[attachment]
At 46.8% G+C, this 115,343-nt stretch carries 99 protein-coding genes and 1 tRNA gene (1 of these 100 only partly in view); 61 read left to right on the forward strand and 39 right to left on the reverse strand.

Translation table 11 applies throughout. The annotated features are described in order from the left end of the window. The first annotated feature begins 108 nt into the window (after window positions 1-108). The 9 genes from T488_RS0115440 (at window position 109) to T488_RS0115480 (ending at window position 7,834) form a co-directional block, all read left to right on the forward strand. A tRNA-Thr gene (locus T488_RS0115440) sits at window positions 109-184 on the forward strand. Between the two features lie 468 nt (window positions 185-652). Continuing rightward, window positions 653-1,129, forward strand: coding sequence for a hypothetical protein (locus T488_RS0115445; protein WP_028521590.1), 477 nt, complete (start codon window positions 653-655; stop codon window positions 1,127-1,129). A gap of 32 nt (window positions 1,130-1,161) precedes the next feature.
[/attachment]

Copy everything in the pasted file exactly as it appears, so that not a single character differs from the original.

At 46.8% G+C, this 115,343-nt stretch carries 99 protein-coding genes and 1 tRNA gene (1 of these 100 only partly in view); 61 read left to right on the forward strand and 39 right to left on the reverse strand.

Translation table 11 applies throughout. The annotated features are described in order from the left end of the window. The first annotated feature begins 108 nt into the window (after window positions 1-108). The 9 genes from T488_RS0115440 (at window position 109) to T488_RS0115480 (ending at window position 7,834) form a co-directional block, all read left to right on the forward strand. A tRNA-Thr gene (locus T488_RS0115440) sits at window positions 109-184 on the forward strand. Between the two features lie 468 nt (window positions 185-652). Continuing rightward, window positions 653-1,129, forward strand: coding sequence for a hypothetical protein (locus T488_RS0115445; protein WP_028521590.1), 477 nt, complete (start codon window positions 653-655; stop codon window positions 1,127-1,129). A gap of 32 nt (window positions 1,130-1,161) precedes the next feature.